Monday, February 19, 2007

Palm Springs Half Marathon

I ran the Palm Springs Half Marathon this weekend. It's a great race that I've wanted to run for several years but haven't been able to do so. Last year, I was suffering from a hip-flexor injury and missed the race. This year, I was using this event as a good tune-up race in my training for the Boston Marathon in April.

I didn't have the highest expectations for this race because I kinda overdid it this week in training and didn't taper much at all (82.5 miles; 8x1mile in 6:10 each on Tuesday; 21 miles on Thurs, last 5 @ 6:52 each).

We had perfect weather (50s, overcast which is rare in Palm Springs, no wind) slightly hilly course (see note about course map below). No need for sunscreen or sunglasses. Just a nice cool day for racing.

Race started at 7:00am. When my watch read, 7min 5sec into the race, I realized I was either running pathetically slower than I expected or I had missed the first mile marker.
Fortunately, it was the latter, not the former. (The opening mile marker to me is the most important one to catch to make sure my pace is not too fast or slow.) A person running near me told me their splits at that point.

Here's my splits for the entire race. You can tell where the hills were because I ran a relatively even paced effort and pushed it at the end which has a little bit of uphill also.

Mile 1 - 6:20 (6:20)
Mile 2 - 12:49 (6:29)
Mile 3 - 19:09 (6:20)
Mile 4 - 25:36 (6:26)
Mile 5 - 32:10 (6:34) - starting uphill
Mile 6 - 39:02 (6:52) - climbing
Mile 7 - 45:16 (6:13)
Mile 8 - 51:29 (6:13)
Mile 9 - 57:29 (5:59)
Mile 10 - 1:03:45 (6:16)
Mile 11 - 1:09:55 (6:09)
Mile 12 - 1:16:34 (6:38) - slight climb
Mile 13 - 1:22:57 (6:22)
Finish - 1:23:32 (:35) [6:22 average pace overall]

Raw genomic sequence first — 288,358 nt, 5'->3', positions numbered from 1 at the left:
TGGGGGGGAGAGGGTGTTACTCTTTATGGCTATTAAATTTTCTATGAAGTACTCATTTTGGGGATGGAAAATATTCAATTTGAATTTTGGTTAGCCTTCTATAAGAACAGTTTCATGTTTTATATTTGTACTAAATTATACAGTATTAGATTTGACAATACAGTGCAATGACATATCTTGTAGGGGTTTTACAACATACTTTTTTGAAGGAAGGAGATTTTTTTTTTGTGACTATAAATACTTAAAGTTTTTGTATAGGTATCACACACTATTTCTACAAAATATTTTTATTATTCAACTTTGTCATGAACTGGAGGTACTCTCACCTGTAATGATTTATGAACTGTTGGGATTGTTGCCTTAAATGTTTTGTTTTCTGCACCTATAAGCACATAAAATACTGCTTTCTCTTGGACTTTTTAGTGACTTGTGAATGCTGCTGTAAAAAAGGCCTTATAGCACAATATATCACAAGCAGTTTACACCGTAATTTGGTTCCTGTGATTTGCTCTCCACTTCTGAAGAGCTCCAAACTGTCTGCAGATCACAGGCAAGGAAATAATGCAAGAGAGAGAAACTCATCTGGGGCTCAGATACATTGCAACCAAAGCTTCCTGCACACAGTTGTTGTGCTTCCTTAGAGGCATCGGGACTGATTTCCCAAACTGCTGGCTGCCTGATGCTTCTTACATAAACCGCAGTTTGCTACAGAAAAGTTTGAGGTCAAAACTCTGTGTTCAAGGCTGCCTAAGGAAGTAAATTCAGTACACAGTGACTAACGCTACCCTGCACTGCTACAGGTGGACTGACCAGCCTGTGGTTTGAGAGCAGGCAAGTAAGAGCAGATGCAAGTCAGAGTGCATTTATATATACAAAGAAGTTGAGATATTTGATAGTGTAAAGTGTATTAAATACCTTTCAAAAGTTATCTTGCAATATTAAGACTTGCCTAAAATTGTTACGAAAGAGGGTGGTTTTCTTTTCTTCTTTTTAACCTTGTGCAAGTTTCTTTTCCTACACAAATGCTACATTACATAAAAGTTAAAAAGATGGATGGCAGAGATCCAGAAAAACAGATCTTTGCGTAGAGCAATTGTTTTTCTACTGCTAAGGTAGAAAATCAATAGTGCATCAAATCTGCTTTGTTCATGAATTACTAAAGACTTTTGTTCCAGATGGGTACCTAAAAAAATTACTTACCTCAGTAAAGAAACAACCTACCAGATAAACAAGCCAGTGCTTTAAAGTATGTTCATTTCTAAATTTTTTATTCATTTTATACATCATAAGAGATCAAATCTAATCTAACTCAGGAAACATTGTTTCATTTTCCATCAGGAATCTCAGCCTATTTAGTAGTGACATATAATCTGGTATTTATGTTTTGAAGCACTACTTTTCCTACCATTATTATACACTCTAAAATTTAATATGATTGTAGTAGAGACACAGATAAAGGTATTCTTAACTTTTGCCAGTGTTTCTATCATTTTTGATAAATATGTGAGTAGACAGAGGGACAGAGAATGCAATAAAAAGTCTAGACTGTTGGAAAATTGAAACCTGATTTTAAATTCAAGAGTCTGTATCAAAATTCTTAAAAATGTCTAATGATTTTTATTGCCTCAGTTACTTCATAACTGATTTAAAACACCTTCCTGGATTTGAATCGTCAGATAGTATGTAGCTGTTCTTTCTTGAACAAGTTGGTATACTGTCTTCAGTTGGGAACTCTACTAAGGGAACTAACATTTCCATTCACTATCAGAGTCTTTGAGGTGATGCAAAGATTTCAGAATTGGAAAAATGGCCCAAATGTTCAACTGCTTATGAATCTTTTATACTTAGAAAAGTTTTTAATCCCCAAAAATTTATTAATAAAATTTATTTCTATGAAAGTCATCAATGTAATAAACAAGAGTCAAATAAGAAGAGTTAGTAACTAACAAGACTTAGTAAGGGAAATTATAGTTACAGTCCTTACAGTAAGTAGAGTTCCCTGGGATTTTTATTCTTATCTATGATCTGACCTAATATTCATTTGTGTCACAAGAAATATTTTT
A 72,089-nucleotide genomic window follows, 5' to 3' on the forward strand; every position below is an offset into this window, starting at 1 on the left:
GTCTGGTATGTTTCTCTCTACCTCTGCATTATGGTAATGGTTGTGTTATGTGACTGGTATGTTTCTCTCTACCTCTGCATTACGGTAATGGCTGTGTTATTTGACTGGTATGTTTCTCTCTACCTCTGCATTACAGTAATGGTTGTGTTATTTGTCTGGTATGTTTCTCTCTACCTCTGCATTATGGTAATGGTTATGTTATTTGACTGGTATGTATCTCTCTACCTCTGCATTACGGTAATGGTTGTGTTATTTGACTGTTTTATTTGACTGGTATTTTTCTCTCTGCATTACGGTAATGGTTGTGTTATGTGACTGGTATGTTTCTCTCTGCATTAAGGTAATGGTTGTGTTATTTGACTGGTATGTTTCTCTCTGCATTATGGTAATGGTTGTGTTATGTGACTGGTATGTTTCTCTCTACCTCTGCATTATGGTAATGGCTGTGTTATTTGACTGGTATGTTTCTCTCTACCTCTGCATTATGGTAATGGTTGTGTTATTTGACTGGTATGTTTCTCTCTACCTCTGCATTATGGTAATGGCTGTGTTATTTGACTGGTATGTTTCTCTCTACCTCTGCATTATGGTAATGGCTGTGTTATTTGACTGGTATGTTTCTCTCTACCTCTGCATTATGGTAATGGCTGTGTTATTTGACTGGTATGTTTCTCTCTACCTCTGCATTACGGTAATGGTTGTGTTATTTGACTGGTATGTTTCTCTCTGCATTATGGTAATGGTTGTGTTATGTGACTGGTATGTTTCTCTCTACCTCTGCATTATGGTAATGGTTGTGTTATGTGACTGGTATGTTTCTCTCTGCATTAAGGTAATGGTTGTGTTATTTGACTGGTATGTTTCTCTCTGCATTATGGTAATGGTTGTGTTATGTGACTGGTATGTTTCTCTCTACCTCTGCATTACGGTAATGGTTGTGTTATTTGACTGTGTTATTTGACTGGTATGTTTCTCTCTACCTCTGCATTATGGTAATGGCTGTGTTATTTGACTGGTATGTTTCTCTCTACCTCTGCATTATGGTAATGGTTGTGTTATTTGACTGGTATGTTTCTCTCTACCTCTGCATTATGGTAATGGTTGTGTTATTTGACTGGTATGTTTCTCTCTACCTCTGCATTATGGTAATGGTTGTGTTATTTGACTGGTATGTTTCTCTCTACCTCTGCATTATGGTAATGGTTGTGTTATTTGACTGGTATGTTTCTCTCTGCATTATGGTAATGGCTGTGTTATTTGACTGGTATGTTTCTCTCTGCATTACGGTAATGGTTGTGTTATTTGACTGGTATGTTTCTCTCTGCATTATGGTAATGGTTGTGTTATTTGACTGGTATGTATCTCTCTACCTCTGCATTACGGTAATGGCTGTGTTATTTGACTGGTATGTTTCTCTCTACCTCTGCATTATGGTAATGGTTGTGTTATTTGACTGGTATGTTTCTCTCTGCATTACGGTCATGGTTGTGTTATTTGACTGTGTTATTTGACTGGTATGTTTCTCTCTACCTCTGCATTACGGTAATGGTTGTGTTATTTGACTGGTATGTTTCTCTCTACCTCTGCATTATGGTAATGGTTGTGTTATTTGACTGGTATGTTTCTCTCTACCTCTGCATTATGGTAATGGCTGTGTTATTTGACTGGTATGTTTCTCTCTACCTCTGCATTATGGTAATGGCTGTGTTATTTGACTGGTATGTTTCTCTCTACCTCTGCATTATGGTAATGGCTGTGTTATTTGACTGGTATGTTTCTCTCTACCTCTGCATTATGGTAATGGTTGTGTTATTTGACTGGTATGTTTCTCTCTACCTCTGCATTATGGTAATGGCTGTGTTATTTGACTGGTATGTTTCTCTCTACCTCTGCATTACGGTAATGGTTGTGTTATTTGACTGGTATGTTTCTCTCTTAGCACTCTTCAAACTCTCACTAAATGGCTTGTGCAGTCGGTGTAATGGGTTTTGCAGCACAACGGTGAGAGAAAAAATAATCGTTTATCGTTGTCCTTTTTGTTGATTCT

I must have run a negative split. If I split mile 7 in half (3:07) and add 19sec (.05 @ 6:22 pace), I'm guessing my first/second half splits were 42:28 and 41:04 (in other words, 6 miles + ½ mile + .05). But the climbs were mostly in the first half.

This is a huge PR (personal record) for me. My pace (6:22 per mile) would also be PR's for 10K and 15K since my paces in my PR runs for those distances were 6:33 ten years ago and 6:42 last summer, respectively. I'll be running a 15K and a 10K in a few weeks so hopefully I can reset those PR benchmarks as well.

It's also nice that this race completely resolves my PR dilemma for the half marathon distance. Until 4 weeks ago, I considered my PR Half to be 1:29:31 (San Dieguito Half 2005). I didn't count my 1:26:46 at Fontana Days Half in 2004 since that is an extremely downhill course that I ran only 4 weeks training. On January 20, 2007, I ran 1:25:15 at Diamond Valley Lake Half, but I suspected the course was short and I thought I ran something more like the equivalent of 1:27:40. Today's race supercedes all of those times so it's nice to have that PR situation rectified. BTW, I now suspect that the course at Diamond Valley Lake Half probably was a complete 13.1 miles and that the mile markers were off. Palm Springs is a tougher course than Diamond Valley Lake and I ran 1:45 faster today.

I also couldn't help but think on the way home that I missed qualifying for NYCM by only :32 (or by 8 months... whichever way you want to look at it since I turn 40 in October).

I can honestly say I'm stunned that I ran that fast today. I was hoping to run 1:25 so I'd know I had reasonable chance to attempt running under 3:00 in Boston. I didn't think I was capable of getting to 1:24, yet alone to 1:23. I'm pleased to say the least. It just felt good, all the way to the finish.

I ended up finishing 12th overall (out of 652), but only 4th in my age group (M 35-39).

Happy Chinese New Year everyone (which was Sunday)!

Note: The course map/elevation chart linked above is not completely accurate. There were so many turns on this course that I never could plot it correctly. I'm sure the course was accurate (and not 12.64 miles like my feable attempt at plotting the course is).

Sunday, February 04, 2007

Life in Death Valley

Death Valley Trail Marathon
Saturday, February 3, 2007

I like a tough marathon in a scenic locale, especially a national park. Death Valley Trail Marathon is just such a marathon. My last marathon at Crater Lake this past August was also such a race. Gorgeous places to run.